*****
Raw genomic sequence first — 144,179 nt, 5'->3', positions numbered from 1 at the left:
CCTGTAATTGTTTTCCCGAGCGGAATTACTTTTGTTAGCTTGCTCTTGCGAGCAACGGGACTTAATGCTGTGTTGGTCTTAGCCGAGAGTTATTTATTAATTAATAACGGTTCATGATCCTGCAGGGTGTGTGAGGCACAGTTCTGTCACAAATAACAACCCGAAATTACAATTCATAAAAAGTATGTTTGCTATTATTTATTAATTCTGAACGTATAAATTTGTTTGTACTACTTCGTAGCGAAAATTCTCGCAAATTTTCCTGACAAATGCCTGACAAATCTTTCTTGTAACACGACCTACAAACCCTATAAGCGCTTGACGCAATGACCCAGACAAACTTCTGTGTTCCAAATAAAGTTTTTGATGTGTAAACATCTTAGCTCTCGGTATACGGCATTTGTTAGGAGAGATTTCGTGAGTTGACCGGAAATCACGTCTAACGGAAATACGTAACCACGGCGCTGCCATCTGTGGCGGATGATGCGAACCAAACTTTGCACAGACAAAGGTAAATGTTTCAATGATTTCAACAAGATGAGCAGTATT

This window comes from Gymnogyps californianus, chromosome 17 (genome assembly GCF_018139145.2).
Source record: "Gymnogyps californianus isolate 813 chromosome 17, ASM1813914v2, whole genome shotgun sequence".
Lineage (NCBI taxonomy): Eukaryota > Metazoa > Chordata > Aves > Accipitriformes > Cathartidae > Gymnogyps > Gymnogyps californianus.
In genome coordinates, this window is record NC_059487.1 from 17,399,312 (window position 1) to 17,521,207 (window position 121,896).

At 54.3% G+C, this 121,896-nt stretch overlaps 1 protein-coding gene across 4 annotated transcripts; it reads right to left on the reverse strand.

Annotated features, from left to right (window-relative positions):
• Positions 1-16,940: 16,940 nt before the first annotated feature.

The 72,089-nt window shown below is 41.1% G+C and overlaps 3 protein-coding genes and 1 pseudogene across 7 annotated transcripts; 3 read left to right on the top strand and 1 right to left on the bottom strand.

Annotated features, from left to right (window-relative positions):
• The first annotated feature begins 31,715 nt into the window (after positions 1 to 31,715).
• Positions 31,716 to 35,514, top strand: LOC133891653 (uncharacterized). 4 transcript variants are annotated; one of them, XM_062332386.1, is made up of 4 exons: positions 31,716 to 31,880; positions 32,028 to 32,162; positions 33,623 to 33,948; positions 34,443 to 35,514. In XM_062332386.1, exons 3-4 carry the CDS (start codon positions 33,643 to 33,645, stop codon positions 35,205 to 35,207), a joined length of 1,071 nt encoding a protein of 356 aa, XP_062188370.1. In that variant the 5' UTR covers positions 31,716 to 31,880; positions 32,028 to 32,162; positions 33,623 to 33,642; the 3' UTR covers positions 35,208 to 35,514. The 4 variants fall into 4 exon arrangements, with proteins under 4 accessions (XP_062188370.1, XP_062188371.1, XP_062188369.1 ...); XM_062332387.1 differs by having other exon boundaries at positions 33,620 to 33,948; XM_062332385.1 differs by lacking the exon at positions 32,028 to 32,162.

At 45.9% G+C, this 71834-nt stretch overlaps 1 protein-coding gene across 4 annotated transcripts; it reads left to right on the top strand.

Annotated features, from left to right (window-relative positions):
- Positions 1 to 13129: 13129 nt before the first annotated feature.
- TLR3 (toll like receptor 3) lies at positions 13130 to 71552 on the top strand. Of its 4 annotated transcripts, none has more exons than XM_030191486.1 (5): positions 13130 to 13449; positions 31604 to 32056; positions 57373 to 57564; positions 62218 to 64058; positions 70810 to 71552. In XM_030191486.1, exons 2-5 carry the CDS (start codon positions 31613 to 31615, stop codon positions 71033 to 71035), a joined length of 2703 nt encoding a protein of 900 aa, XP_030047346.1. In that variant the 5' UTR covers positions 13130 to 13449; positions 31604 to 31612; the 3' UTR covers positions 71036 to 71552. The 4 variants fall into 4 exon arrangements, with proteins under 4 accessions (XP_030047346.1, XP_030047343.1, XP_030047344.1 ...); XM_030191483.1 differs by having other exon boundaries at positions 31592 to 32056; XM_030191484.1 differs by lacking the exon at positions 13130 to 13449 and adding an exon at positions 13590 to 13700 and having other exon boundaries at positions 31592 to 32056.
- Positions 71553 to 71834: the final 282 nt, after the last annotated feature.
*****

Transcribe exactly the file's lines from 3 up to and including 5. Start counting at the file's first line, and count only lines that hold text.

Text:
This window comes from Gymnogyps californianus, chromosome 17 (genome assembly GCF_018139145.2).
Source record: "Gymnogyps californianus isolate 813 chromosome 17, ASM1813914v2, whole genome shotgun sequence".
Lineage (NCBI taxonomy): Eukaryota > Metazoa > Chordata > Aves > Accipitriformes > Cathartidae > Gymnogyps > Gymnogyps californianus.